Low sleep duration linked to affective symptoms, impulsivity & decreased cognitive function in children

Among adults, decreased sleep duration is correlated with affective or cognitive adversities. As a first, a team of researchers at the University of Warwick conducted a large-scale study on children, identifying mental health or cognitive changes based on sleep duration.

According to the study, published in the journal Molecular Psychiatry, affective symptoms, impulsivity, and decreased cognitive function are evident among children with a reduced duration of sleep.

The study probed the effects of sleep duration and brain structure among 11,067 children between 9 to 11 years of age from the Adolescent Brain Cognitive Development (ABCD) dataset. Structural magnetic resonance imaging (MRI) scans were initiated and analyzed by researchers.

“We performed for the first time a large-scale analysis of sleep duration in children, and how this relates to psychiatric problems including depression, to cognition, and to brain structure,” Wei Cheng, and his team of researchers, stated.

“Structural MRI was analyzed in relation to sleep duration, and psychiatric and cognitive measures in 11,067 9–11-year-old children from the Adolescent Brain Cognitive Development Study, using a linear mixed model, mediation analysis, and structural equation methods in a longitudinal analysis.”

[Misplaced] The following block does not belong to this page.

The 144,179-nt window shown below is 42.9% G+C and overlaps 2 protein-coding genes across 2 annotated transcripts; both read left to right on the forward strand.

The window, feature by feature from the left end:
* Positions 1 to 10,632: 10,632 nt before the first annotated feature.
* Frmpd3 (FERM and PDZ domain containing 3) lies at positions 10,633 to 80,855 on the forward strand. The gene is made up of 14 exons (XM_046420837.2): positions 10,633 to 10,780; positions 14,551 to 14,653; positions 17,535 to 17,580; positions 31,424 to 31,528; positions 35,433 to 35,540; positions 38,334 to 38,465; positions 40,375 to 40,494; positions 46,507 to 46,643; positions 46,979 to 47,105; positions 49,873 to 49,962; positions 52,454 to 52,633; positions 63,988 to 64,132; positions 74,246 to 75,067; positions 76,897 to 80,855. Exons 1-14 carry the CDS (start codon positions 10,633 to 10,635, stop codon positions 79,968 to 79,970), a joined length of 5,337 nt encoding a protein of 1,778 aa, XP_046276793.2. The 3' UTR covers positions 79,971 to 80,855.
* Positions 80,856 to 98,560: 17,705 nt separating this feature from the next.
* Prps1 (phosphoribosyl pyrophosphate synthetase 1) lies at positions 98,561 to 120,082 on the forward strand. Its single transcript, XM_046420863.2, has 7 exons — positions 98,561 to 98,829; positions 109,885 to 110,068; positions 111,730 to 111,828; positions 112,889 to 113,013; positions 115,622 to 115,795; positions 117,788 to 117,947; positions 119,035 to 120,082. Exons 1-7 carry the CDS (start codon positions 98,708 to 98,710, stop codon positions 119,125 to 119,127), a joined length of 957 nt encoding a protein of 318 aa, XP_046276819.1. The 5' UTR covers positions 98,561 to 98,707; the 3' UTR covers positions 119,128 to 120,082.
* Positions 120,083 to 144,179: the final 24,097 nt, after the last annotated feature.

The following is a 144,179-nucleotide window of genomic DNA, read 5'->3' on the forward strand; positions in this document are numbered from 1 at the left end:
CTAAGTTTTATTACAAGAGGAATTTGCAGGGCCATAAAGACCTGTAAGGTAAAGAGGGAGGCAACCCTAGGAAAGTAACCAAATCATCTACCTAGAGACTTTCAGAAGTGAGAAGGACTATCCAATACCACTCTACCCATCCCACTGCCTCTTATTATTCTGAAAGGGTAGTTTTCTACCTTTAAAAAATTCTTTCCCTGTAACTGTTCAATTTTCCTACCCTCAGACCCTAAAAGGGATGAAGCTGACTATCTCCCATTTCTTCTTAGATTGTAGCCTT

Researchers concluded that the exhibition of affective symptoms, like depression and anxiety, in addition to impulsivity and decreased cognitive function, were drastically linked to shorter sleep duration more than one year later, among the participants.

The findings also determined that the participants with more brain volume in the prefrontal cortex, temporal cortex, and medial orbitofrontal cortex, scored significantly better on cognitive tests.

Researchers concluded in the findings: “Public health implications are that psychopathology in the parents should be considered in relation to sleep problems in children. Moreover, we show that brain structure is associated with sleep problems in children, and that this is related to whether or not the child has depressive problems.”

Image courtesy of iStock
More Stories
Treating the COVID-19 infodemic as an epidemic may help combat viral misinformation